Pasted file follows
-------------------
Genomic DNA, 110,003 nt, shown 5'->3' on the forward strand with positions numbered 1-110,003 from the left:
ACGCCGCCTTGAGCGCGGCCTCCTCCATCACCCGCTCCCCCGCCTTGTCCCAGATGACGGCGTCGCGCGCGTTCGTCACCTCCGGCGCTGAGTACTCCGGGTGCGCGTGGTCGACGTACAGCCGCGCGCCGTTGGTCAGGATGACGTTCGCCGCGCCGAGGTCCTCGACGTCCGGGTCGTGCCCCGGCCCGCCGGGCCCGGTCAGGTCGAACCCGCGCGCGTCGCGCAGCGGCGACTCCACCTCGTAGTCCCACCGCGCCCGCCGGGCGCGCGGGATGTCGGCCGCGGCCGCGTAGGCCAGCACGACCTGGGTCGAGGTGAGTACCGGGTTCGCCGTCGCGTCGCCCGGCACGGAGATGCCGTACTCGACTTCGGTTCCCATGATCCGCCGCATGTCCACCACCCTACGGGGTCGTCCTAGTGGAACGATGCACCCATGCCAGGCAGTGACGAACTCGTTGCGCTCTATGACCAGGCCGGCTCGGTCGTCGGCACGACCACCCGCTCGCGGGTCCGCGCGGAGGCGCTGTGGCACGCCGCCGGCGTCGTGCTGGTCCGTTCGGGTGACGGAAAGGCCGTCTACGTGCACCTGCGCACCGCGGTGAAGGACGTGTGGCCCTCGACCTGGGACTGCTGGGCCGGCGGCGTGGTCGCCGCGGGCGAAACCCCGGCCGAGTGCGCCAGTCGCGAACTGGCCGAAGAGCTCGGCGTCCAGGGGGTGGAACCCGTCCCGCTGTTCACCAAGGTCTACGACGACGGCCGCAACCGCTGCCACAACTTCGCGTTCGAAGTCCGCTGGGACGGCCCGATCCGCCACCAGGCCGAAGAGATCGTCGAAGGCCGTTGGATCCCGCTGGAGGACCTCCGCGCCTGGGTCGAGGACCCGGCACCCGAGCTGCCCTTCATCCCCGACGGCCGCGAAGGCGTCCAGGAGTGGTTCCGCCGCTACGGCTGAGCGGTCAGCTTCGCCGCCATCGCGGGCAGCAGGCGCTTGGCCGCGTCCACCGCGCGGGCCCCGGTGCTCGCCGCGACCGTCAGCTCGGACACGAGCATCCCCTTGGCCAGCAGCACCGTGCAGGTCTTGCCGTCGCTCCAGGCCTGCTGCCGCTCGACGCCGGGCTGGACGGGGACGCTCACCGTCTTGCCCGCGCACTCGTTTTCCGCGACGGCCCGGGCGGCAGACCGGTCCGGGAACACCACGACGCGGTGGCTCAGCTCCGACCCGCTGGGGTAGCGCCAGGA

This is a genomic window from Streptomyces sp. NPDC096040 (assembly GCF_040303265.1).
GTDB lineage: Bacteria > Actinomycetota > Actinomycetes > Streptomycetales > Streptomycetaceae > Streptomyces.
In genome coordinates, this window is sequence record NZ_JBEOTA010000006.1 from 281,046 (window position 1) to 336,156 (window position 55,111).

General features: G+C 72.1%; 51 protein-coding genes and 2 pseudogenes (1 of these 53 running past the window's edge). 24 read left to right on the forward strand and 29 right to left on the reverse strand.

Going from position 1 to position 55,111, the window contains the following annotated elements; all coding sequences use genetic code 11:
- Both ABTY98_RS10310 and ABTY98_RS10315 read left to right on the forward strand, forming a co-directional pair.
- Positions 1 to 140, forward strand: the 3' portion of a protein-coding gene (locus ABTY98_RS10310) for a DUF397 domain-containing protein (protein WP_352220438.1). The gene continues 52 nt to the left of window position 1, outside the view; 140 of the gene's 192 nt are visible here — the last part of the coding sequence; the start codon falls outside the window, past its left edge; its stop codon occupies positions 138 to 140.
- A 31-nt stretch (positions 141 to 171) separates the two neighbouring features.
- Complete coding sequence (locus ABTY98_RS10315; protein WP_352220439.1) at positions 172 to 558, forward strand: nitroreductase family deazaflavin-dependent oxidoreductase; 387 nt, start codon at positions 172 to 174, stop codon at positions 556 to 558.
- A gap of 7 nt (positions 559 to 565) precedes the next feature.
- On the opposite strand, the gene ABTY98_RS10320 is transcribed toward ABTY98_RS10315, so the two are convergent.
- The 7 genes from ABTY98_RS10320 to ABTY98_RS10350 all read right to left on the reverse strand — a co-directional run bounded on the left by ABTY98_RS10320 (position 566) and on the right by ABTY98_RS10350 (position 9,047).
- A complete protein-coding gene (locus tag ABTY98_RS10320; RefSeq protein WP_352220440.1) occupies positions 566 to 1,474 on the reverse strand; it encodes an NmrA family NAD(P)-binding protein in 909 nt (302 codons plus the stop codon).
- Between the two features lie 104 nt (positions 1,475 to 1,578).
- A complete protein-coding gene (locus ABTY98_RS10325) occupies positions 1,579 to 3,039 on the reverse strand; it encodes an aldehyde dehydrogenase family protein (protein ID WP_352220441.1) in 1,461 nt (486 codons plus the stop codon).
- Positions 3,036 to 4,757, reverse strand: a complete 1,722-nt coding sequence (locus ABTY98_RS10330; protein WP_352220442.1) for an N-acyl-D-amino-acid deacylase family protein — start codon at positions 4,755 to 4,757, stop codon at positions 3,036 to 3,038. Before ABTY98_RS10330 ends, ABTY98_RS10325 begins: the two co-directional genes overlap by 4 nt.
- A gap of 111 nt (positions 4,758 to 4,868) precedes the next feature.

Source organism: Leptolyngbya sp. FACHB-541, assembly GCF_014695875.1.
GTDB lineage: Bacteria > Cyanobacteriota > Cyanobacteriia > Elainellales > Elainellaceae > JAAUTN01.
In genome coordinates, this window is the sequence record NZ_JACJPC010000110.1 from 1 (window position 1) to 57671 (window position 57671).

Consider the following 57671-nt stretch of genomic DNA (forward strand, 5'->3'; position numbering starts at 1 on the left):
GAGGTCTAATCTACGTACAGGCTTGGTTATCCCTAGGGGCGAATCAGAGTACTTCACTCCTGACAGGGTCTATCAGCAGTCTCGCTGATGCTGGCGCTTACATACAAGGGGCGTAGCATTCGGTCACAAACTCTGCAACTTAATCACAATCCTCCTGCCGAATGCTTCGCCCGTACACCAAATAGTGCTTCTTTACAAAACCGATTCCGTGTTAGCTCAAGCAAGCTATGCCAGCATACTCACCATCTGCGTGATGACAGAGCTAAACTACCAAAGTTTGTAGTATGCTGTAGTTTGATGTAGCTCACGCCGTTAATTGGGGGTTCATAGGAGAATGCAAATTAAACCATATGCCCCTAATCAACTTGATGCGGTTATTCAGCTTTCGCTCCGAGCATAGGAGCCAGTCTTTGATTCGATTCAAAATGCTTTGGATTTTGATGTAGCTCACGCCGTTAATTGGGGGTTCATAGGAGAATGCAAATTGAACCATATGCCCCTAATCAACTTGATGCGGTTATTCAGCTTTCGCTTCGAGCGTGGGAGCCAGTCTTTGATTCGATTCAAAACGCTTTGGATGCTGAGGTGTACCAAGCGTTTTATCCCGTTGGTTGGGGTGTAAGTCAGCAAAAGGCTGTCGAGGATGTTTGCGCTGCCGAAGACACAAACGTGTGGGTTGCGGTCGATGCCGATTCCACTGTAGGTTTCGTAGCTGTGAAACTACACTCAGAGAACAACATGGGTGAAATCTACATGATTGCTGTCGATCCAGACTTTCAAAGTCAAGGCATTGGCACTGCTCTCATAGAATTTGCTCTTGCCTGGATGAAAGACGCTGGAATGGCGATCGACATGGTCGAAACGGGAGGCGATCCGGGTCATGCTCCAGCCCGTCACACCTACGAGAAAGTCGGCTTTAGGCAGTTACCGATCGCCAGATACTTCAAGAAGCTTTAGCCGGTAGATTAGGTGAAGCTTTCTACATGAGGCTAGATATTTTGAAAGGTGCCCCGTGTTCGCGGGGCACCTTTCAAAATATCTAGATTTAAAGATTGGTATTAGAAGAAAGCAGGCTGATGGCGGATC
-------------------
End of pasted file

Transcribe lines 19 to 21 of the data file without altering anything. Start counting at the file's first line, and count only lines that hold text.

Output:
- A gap of 111 nt (positions 4,758 to 4,868) precedes the next feature.

Source organism: Leptolyngbya sp. FACHB-541, assembly GCF_014695875.1.
GTDB lineage: Bacteria > Cyanobacteriota > Cyanobacteriia > Elainellales > Elainellaceae > JAAUTN01.